Q5) The power factor for the circuit is 0.42@245V and 0.40 @ 250V (As measured by the KW meter)

I am not sure what you require on question 6.
My Total Input power at 250VAC is 795Watt, so given that I=P/U the real current is 3.18A and the total current provided by the source is 7.35Amp, so this gives me a calculated PF of 0.43

Last edited: May 14, 2013
11. ### WBahn Moderator

Mar 31, 2012
23,552
7,207
Okay, this has revealed some of the problems you are having.

Impedance is a vector quantity and is represented either by a phasor or by a complex number. Both are equivalent and I don't know which way you are familiar with.

The impedance of the capacitor is -j24.5Ω or 24.5Ω at an angle of -90°.

This is important because when you add to impedances in series, the impedances add, just like you are used to with resistors, but they do so as vectors.

So the total impedance seen by the source is (32-j24.5)Ω or, adding 32Ω at an angle of 0° to 24.5Ω at an angle of -90°, 40.3Ω at an angle of -37.4°.

Now ask if the current of 7.4A makes sense. What would the current be if the capacitor were replaced by a short and you just had the 32Ω resistor there. Or, if the two elements are in series, how can the resistor have 5A and the voltage source have 7.4A?

12. ### WBahn Moderator

Mar 31, 2012
23,552
7,207
Where are you getting these numbers from? All you have stated is a particular capacitor in series with a particular resistor in series with a particular source. How are you determining these power, current, and poer factor measurements? Please provide a diagram of what you are doing.

13. ### cts_casemod Thread Starter Member

May 14, 2013
35
0
These are part of a traction application I am designing.

The 32Ohm resistor is a DC voltage source (battery)

The 130uF Capacitor limits the current between the main voltage source (AC Mains) and the given battery and its in series with it.

A Full wave bridge rectifier converts the 160V AC output from the capacitor to the DC Voltage source.

The circuit has been working for the last 6 months, as a prototype at 320V. Since the goal was to build a 750V Inverter I am required to double the available charging power and I am not able to do so because of the poor power factor.

As with the values,
The PF, input power and input current are read with a KW meter.
The output current is read with an amp meter at the output of the bridge rectifier.

The AC cables get warm and there is quite a large inductive load when powering the circuit. My guess is that the capacitor is acting as a resistor, but at the same time returning the unused power back to the grid at a different phase angle, hence the excess current.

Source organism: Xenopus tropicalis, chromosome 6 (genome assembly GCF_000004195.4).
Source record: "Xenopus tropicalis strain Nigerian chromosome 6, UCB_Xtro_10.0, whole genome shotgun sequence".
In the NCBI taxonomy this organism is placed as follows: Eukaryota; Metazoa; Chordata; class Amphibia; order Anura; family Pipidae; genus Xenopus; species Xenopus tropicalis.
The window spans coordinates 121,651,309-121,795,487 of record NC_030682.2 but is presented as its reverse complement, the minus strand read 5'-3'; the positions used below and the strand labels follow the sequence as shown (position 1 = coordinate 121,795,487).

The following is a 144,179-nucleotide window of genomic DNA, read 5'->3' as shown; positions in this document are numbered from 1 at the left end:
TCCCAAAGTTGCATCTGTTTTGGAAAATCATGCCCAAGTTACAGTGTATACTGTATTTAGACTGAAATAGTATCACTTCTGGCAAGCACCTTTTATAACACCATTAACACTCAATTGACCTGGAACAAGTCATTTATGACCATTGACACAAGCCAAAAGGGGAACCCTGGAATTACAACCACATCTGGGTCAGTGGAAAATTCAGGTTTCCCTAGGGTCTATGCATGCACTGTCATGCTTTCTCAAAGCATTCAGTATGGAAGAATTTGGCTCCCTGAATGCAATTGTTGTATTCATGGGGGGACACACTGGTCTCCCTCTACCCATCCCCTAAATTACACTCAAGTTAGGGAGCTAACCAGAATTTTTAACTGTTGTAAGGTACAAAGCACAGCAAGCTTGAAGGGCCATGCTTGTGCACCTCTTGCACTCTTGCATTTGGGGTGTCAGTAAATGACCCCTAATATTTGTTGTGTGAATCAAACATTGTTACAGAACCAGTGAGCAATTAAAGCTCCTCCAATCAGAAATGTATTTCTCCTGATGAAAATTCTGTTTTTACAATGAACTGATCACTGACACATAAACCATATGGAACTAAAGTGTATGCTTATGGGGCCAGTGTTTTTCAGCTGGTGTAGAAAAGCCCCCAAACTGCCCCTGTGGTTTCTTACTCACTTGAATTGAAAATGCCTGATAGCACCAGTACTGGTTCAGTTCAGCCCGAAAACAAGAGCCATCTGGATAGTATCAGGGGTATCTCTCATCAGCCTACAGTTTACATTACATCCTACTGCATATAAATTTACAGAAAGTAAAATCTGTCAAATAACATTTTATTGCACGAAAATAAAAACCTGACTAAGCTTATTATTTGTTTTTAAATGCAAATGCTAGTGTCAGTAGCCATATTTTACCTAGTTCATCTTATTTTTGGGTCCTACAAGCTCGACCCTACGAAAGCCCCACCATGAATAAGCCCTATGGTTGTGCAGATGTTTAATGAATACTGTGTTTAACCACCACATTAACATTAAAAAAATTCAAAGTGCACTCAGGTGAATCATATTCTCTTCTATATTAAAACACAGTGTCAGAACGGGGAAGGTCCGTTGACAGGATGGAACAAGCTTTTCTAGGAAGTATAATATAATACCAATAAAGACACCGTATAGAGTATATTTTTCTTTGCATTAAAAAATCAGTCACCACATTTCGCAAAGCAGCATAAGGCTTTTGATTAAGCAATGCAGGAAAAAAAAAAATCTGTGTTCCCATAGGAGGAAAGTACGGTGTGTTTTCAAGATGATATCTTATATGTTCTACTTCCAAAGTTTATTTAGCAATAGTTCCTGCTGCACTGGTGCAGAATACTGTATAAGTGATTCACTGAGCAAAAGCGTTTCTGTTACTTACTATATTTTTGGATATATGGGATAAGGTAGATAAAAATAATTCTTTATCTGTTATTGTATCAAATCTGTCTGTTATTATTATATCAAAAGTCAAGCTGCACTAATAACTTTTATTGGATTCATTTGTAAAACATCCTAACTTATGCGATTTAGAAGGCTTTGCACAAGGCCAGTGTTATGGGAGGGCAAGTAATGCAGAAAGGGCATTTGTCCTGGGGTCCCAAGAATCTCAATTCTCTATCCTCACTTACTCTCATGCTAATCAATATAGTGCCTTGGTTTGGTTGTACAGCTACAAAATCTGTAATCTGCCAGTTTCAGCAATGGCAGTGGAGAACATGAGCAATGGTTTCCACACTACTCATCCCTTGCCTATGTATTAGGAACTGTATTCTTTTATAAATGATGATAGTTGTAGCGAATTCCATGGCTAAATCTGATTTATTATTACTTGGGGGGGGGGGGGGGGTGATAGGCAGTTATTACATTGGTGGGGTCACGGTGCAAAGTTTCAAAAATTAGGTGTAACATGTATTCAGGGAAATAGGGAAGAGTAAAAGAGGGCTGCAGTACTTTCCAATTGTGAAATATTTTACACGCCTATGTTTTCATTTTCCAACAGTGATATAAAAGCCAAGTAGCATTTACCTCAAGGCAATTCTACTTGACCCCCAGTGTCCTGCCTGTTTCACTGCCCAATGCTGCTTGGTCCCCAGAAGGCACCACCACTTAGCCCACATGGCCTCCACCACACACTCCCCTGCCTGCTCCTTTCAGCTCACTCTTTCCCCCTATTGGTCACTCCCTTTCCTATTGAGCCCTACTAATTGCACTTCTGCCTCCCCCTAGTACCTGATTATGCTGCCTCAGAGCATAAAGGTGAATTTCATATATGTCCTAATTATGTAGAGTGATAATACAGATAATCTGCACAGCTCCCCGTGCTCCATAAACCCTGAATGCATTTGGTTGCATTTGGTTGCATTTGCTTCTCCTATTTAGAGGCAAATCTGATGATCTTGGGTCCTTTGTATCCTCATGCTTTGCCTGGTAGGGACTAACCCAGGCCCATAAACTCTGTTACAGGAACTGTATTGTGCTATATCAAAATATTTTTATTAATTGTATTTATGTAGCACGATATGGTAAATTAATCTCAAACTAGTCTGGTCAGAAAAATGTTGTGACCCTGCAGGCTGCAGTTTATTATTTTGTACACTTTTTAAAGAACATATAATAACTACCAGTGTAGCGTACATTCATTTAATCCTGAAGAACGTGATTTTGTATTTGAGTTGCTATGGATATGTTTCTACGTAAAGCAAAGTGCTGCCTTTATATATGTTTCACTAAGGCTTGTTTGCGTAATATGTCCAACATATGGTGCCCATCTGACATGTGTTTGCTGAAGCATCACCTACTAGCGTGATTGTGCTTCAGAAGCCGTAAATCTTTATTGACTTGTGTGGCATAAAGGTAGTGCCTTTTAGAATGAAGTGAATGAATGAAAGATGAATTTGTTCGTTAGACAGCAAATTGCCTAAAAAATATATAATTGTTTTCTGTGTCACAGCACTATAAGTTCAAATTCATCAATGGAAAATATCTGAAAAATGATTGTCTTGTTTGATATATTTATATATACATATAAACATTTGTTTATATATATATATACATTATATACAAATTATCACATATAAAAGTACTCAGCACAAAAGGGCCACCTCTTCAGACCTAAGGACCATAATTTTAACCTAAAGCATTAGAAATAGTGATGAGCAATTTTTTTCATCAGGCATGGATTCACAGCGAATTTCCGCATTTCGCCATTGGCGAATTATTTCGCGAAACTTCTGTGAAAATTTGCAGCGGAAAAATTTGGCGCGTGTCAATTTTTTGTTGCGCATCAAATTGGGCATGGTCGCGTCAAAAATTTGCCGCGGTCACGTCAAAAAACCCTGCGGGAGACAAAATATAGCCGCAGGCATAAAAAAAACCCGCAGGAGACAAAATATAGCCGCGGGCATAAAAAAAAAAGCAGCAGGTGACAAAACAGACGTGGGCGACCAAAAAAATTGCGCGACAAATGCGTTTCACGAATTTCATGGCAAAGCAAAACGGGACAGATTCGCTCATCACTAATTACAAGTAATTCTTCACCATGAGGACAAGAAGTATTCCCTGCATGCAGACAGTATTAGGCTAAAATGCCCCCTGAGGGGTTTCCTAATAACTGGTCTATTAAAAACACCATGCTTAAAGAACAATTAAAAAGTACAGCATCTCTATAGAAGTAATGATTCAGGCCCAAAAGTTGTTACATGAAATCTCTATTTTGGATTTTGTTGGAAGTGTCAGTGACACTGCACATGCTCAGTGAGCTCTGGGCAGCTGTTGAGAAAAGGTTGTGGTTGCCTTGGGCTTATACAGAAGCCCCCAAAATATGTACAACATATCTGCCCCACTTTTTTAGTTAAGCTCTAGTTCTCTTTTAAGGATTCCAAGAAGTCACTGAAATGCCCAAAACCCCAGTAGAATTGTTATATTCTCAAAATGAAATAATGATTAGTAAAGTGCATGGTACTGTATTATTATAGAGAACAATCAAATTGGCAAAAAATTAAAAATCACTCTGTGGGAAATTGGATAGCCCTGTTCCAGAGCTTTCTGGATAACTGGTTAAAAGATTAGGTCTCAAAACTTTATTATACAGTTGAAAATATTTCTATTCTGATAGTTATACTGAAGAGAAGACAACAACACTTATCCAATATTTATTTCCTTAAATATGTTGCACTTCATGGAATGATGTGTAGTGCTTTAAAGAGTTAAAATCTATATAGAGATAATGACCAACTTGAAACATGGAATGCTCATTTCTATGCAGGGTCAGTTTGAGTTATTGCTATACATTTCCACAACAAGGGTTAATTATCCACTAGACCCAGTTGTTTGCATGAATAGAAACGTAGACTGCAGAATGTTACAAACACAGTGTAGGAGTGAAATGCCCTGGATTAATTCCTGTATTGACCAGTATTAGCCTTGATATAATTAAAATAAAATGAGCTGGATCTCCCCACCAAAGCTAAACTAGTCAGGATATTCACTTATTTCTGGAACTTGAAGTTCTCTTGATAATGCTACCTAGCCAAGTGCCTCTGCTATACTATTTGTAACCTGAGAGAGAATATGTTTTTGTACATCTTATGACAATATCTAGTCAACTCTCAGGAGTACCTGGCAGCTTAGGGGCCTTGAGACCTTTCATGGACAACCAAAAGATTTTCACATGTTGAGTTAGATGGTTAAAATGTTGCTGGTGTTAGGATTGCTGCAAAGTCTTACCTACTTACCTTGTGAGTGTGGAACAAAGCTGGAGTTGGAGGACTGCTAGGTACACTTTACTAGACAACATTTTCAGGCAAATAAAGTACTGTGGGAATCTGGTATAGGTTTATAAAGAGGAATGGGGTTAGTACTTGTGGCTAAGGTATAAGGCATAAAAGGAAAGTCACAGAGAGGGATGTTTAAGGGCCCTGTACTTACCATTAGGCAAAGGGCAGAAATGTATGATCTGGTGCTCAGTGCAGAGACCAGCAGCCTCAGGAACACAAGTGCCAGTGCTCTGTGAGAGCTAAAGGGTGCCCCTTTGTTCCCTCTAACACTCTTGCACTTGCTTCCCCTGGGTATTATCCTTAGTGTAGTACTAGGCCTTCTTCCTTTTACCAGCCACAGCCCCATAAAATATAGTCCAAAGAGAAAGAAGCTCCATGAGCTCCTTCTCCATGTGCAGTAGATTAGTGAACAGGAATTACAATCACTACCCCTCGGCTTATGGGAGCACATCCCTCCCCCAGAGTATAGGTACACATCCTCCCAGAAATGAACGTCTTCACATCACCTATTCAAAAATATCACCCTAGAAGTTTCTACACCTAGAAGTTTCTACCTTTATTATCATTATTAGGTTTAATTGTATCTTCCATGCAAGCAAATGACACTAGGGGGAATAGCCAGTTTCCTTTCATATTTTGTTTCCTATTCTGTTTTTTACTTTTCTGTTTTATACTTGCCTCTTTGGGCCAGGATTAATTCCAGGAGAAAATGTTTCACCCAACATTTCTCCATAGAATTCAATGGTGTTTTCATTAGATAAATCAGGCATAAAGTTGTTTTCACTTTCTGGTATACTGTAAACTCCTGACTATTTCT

It makes sense from the point of view that I = U/R, so I = 250/33 = 7.57Amp.
In Fact if I attach the capacitor alone to the Power meter it actually reads 10.27Amps current with a power consumption of 10Watt, since the remaining energy is being returned to the grid.

Using same maths this gives me R = U/I -> R = 250/10.27 = 24Ohm
Using the XC Formula for C = 100uF and F = 50Hz returns 24.48Ohms, so both the power meter and the capacitor values seem correct.

Now, going around the mesh and subtracting the 160V Supply from the 250V Input I get 90V. Since I = U/R -> I = 90/24 I get I = 3.75 and this is the current I should also be seeing on the DC side.

Why the real power is twice I have no idea.
I am sure there is something really simple here, so what am I missing!?

14. ### cts_casemod Thread Starter Member

May 14, 2013
35
0
The problem of the mysterious currents on the mesh is solved.

The capacitor would charge when the voltage was over 160V and would retain this charge not able to return it to the grid when the voltage started to decrease since the diodes were not conducting. On the negative side the same would happen but when the voltage got above 160V the diodes started to conduct and instead of gradually charging the capacitor the previously stored voltage (90V) was suddenly released into the load. The capacitor would now start to charge again and the same would happen on the next cycle.

So part of the energy that should be returned to the grid as reactive power was send to the battery, explaining the excess current.

Having this problem solved I now have current proportional to the difference between supplies over the value of XC for the capacitor.

To Solve I added another capacitor in a voltage divider fashion. This capacitor discharges the first when the diodes are not conducting returning the reactive power back to the grid.

Power factor dropped a bit, so I am back trying to find a way to solve this.